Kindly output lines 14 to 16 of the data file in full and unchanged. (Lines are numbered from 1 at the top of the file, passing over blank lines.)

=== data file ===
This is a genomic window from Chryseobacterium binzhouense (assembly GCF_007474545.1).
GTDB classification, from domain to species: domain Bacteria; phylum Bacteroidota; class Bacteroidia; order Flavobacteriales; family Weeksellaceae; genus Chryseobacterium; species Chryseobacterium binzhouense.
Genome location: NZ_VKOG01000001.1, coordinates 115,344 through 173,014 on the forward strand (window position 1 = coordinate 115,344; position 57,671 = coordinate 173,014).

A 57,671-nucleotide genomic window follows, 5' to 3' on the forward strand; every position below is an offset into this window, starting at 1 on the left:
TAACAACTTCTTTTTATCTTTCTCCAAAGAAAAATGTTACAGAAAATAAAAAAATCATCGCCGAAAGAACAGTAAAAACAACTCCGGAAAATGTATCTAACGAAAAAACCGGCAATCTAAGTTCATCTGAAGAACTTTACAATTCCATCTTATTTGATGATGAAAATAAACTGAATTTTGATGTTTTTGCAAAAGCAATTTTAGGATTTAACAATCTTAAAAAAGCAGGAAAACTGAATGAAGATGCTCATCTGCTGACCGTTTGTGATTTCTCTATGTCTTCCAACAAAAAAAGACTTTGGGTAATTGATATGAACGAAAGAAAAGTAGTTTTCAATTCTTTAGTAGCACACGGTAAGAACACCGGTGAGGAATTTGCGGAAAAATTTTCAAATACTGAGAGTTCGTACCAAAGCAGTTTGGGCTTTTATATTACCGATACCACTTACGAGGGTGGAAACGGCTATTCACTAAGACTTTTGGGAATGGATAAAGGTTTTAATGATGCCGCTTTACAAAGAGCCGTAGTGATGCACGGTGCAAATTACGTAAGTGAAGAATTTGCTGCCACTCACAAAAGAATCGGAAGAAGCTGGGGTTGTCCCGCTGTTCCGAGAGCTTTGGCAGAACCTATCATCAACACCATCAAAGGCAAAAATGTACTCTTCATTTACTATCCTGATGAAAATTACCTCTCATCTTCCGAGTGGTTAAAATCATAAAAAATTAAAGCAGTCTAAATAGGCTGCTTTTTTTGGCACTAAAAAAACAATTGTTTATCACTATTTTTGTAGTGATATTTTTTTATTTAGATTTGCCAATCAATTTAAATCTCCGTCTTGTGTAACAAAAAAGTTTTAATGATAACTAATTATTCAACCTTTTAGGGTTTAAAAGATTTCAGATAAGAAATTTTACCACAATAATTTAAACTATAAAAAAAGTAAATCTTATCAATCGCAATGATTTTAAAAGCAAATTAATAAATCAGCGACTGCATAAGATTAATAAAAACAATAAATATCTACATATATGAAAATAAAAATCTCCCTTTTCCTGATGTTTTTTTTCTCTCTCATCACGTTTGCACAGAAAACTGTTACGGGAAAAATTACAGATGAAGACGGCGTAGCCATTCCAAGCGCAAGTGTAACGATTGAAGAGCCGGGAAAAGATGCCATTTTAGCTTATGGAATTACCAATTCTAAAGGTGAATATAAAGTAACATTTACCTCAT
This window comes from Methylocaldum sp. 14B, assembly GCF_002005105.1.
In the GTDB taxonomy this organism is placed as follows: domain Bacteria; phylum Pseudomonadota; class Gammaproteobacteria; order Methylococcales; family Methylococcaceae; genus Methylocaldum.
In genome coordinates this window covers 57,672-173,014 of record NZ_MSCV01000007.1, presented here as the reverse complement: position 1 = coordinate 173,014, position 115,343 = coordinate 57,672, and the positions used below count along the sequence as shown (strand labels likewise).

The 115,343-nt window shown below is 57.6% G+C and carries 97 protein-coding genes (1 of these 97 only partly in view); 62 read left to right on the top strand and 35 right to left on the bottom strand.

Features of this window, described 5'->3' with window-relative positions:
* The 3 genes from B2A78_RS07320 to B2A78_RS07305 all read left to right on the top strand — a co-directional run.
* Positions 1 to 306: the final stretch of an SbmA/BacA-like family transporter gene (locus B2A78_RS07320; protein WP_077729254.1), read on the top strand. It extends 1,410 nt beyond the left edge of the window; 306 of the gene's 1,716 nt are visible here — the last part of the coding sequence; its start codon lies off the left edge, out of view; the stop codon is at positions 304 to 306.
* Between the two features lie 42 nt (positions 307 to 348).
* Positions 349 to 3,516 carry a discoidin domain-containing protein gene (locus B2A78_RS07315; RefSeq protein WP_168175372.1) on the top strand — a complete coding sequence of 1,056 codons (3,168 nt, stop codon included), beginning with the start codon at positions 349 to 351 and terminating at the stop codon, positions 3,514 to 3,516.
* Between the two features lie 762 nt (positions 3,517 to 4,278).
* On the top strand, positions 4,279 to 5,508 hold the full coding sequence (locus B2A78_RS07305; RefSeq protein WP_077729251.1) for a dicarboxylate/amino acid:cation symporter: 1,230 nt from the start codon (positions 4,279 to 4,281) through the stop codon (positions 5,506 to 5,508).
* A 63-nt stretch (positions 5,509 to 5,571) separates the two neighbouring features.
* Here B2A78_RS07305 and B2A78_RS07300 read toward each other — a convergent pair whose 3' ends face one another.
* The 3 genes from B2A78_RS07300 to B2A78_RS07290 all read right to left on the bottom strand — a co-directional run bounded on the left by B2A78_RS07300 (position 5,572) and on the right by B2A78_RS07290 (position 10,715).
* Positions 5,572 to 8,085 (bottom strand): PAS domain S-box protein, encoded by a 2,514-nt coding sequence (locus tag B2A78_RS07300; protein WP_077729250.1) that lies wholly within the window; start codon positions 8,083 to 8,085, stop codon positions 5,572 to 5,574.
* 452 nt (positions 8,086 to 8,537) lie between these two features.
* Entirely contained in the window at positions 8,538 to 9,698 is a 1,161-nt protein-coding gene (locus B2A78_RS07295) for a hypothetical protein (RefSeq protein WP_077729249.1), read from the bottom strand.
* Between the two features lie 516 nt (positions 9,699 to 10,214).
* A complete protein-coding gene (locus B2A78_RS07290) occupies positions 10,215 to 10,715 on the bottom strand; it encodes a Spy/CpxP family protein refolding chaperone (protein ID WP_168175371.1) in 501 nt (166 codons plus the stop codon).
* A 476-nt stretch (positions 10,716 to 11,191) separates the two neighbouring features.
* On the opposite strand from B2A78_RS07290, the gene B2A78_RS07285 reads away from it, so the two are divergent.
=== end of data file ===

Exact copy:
* Positions 349 to 3,516 carry a discoidin domain-containing protein gene (locus B2A78_RS07315; RefSeq protein WP_168175372.1) on the top strand — a complete coding sequence of 1,056 codons (3,168 nt, stop codon included), beginning with the start codon at positions 349 to 351 and terminating at the stop codon, positions 3,514 to 3,516.
* Between the two features lie 762 nt (positions 3,517 to 4,278).
* On the top strand, positions 4,279 to 5,508 hold the full coding sequence (locus B2A78_RS07305; RefSeq protein WP_077729251.1) for a dicarboxylate/amino acid:cation symporter: 1,230 nt from the start codon (positions 4,279 to 4,281) through the stop codon (positions 5,506 to 5,508).